It is no secret that in American culture, we like things big. Big SUVs, big sodas and big butts are the norm, but it’s clear that this penchant for all things big has led to a shift in the Body Mass Index of our nation’s population. And now, researchers are being forced to issue a wake up call.
The Study: A Survey of Our Nation’s BMI
Obese Americans now outnumber overweight Americans, according to a report in the journal JAMA Internal Medicine. The data comes the National Health and Nutrition Examination Survey, which was conducted by the Centers for Disease Control and Prevention and analyzed by the Washington University School of Medicine in St. Louis.
The data was collected from 2007 to 2012, and the results were found by analyzing the Body Mass Index of each person. The BMI categorizes each individual based on height and weight. It classifies 18.5-to- 24.9 as normal, 25-to-29.9 as overweight and anything over 30 as obese.
The Findings: Obesity Takes The Lead
Overall, the study found that about 67.6 million Americans over the age of 25 are obese. An additional 65.2 million were found to be overweight.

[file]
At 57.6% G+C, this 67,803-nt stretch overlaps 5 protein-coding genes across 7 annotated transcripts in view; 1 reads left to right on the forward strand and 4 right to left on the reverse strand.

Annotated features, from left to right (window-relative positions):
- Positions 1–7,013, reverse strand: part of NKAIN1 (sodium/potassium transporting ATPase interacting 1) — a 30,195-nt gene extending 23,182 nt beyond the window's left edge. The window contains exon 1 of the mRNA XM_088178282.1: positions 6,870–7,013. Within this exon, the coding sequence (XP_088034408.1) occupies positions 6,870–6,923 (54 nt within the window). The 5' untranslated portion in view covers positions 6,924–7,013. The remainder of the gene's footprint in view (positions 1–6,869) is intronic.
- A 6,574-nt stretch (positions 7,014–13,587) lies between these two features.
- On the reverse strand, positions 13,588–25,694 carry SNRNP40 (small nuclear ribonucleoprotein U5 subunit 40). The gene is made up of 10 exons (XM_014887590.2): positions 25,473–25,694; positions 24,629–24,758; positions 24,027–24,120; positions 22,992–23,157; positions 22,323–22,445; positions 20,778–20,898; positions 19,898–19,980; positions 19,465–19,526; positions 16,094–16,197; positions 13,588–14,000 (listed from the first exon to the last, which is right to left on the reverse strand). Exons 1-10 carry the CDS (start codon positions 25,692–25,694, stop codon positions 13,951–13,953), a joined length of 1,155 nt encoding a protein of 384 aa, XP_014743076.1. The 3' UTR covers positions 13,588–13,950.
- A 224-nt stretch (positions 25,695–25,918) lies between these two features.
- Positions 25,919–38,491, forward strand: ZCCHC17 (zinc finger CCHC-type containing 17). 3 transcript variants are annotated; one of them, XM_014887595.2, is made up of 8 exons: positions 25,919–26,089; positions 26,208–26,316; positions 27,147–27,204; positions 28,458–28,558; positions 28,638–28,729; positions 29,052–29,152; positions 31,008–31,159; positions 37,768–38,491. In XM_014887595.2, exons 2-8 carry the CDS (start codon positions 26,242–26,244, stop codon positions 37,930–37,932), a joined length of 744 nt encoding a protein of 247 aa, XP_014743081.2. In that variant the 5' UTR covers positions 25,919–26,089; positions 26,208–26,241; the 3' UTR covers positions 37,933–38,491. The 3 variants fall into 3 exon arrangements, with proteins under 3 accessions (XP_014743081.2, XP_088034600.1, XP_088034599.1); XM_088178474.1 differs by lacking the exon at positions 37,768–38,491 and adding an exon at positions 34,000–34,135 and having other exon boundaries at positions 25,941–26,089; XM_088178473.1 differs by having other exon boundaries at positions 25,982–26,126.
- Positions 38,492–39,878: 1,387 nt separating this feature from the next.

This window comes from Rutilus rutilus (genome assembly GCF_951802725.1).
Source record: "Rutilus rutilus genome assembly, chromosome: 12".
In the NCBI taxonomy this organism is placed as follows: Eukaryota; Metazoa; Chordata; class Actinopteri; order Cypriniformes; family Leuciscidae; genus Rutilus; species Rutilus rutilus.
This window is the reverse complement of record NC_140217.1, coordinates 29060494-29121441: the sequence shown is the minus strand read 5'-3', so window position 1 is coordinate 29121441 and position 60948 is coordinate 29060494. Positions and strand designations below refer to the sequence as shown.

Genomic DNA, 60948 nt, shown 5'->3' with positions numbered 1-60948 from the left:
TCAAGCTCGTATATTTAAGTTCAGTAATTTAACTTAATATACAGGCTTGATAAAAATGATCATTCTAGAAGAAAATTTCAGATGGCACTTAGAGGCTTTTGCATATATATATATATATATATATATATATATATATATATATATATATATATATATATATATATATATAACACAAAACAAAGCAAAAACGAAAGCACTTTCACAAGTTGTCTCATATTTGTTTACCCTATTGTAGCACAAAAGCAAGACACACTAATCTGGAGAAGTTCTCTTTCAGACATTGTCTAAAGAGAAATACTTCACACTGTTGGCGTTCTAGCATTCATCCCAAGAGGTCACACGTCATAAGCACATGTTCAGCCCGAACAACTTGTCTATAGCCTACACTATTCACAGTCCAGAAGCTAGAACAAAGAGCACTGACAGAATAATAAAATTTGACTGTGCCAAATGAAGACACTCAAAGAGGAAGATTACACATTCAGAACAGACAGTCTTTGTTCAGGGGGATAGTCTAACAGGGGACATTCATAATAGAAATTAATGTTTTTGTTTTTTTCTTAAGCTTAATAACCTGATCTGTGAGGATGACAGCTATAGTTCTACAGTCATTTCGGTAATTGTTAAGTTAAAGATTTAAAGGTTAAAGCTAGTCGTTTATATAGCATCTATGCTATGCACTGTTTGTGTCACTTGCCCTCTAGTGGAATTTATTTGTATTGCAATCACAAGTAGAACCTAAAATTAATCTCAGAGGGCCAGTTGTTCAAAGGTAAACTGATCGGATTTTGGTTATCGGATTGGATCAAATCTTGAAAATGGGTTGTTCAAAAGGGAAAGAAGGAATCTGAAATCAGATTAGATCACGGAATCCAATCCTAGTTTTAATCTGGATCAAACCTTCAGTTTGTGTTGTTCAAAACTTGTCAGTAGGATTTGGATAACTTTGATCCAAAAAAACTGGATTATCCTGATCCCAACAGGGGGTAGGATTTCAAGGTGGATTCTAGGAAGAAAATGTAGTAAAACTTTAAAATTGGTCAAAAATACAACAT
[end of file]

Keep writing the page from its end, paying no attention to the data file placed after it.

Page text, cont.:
Two of every three American women were classified as being above the normal weight, and 37 percent were found to be obese with only 30 percent qualifying as overweight. For men, 35 percent were found to be obese but 40 percent were found to be overweight.
African American men and women ranked the highest, with 57 percent of women and 39 percent of men qualifying as obese. In addition, African Americans were more likely to be considered ‘extremely’ obese, with 17 percent of women and 7 percent of men having a BMI over 40.
For Mexican Americans, 43 percent of women and 38 percent of men were considered obese. And for whites, 34 percent of women and 35 percent of men qualified as obese.
In summary, the study shows that two-thirds of women and three-quarters of men are overweight or obese in America. This means that by comparison, very few Americans are at a normal weight.
The Future: What Can You Do About Obesity?
The National Heart, Lung and Blood Institute said that as a person adds more weight to their body, the risk of health complications becomes greater. Obesity is associated with a number of diseases, including Type 2 diabetes, heart disease and cancer, to name a few.
Researchers encourage doctors to prescribe physical activity and a healthy diet in order to prevent and treat obesity. Calculate your BMI here to see where you fall, and contact your doctor to learn more about how to fight obesity.
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